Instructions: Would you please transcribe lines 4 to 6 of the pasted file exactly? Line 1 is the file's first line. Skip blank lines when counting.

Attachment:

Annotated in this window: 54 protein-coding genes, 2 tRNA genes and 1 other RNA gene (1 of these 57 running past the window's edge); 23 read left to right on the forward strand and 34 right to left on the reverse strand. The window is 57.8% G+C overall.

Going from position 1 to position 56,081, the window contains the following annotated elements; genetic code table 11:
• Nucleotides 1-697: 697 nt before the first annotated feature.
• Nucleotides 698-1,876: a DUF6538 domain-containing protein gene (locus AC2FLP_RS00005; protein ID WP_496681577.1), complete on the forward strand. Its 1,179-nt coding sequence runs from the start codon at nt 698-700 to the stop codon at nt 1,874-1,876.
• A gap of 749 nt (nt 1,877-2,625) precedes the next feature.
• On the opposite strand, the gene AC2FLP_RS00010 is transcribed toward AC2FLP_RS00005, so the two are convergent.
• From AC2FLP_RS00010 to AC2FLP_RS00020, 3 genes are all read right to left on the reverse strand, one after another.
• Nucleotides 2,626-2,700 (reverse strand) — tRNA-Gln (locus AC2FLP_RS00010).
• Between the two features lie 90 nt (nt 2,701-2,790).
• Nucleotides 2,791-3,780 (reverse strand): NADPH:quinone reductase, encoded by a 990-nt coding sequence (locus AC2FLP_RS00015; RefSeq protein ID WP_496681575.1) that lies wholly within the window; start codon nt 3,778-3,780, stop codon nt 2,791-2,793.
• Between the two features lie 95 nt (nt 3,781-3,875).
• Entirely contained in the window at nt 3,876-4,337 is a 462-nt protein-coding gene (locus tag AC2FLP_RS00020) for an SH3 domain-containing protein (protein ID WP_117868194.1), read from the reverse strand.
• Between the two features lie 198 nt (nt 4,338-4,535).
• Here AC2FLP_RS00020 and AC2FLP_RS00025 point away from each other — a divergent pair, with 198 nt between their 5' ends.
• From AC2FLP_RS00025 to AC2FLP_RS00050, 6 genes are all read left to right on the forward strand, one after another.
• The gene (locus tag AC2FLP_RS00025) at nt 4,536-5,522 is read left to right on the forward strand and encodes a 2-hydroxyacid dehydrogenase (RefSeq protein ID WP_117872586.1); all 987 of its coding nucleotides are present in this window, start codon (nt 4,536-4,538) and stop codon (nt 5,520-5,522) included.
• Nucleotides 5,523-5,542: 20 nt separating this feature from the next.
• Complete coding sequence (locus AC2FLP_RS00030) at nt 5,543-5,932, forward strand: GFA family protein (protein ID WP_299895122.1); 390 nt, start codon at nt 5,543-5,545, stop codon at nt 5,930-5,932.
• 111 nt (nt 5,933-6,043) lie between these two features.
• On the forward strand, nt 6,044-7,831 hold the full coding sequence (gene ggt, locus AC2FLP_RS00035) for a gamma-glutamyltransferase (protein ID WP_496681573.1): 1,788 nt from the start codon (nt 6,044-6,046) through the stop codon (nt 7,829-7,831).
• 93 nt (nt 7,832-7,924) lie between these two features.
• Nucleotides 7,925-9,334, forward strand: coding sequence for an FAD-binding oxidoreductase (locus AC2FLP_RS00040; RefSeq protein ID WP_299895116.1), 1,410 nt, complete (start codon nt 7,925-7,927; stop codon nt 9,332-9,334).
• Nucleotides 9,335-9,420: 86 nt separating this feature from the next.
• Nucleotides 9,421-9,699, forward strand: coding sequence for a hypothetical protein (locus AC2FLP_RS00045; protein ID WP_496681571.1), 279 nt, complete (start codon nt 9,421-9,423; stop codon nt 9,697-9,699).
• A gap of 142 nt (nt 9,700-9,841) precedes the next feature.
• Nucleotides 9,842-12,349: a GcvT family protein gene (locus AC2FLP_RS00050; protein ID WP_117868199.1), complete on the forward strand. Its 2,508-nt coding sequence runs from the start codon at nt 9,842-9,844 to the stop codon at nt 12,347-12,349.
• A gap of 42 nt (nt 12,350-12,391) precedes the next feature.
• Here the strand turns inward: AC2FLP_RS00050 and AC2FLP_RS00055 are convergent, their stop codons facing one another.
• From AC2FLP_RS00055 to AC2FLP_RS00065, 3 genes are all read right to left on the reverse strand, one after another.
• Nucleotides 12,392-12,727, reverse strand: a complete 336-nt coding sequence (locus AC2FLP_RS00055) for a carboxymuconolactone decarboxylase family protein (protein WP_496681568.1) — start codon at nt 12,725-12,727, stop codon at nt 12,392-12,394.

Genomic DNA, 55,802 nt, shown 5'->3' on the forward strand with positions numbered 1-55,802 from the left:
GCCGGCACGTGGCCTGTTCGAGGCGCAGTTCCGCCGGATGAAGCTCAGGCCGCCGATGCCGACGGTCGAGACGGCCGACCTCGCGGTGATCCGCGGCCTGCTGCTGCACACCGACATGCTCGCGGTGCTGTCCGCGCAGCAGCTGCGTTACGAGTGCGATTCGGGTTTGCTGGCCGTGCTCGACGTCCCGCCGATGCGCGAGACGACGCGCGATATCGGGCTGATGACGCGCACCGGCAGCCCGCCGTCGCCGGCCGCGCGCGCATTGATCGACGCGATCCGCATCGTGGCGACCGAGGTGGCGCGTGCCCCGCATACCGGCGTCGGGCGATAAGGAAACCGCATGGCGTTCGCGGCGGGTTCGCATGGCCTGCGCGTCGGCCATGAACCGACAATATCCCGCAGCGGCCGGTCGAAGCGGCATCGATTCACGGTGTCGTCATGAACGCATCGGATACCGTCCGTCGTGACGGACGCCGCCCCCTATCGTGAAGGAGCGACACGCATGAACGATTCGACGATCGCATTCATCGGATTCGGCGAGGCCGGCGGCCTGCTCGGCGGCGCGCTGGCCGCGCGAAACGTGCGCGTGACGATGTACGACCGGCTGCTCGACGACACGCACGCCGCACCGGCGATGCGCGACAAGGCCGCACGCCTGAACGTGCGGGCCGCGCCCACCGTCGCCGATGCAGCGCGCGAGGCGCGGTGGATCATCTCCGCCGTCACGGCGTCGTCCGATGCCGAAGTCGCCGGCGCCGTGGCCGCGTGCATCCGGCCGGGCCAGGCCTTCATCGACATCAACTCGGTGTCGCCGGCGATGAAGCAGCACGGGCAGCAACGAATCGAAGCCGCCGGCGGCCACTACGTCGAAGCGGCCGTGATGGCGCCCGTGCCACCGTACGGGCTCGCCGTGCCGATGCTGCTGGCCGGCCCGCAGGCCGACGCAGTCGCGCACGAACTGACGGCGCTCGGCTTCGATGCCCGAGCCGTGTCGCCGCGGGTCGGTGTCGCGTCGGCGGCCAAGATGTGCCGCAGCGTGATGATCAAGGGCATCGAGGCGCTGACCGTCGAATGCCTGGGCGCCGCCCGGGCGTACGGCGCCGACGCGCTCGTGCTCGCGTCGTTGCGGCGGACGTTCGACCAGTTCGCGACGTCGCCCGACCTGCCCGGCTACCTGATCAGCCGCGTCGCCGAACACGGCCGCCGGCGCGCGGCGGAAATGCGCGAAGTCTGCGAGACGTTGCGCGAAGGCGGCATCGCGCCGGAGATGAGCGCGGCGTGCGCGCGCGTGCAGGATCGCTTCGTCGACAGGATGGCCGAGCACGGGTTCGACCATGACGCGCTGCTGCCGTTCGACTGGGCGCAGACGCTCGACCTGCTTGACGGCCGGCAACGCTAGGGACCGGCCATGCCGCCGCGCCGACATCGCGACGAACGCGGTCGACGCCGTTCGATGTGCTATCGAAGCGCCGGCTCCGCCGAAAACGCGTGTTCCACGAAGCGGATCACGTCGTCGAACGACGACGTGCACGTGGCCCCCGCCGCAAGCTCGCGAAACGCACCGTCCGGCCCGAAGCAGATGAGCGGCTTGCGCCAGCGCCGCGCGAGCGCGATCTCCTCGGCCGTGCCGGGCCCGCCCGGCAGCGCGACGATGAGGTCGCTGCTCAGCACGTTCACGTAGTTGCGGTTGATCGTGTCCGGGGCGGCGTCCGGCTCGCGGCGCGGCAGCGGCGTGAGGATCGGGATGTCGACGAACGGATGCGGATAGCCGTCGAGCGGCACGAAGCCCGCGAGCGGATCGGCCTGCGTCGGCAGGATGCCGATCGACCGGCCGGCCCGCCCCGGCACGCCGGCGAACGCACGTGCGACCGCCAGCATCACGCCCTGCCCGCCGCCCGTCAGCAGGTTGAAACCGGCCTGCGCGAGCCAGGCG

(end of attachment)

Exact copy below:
• Nucleotides 698-1,876: a DUF6538 domain-containing protein gene (locus AC2FLP_RS00005; protein ID WP_496681577.1), complete on the forward strand. Its 1,179-nt coding sequence runs from the start codon at nt 698-700 to the stop codon at nt 1,874-1,876.
• A gap of 749 nt (nt 1,877-2,625) precedes the next feature.
• On the opposite strand, the gene AC2FLP_RS00010 is transcribed toward AC2FLP_RS00005, so the two are convergent.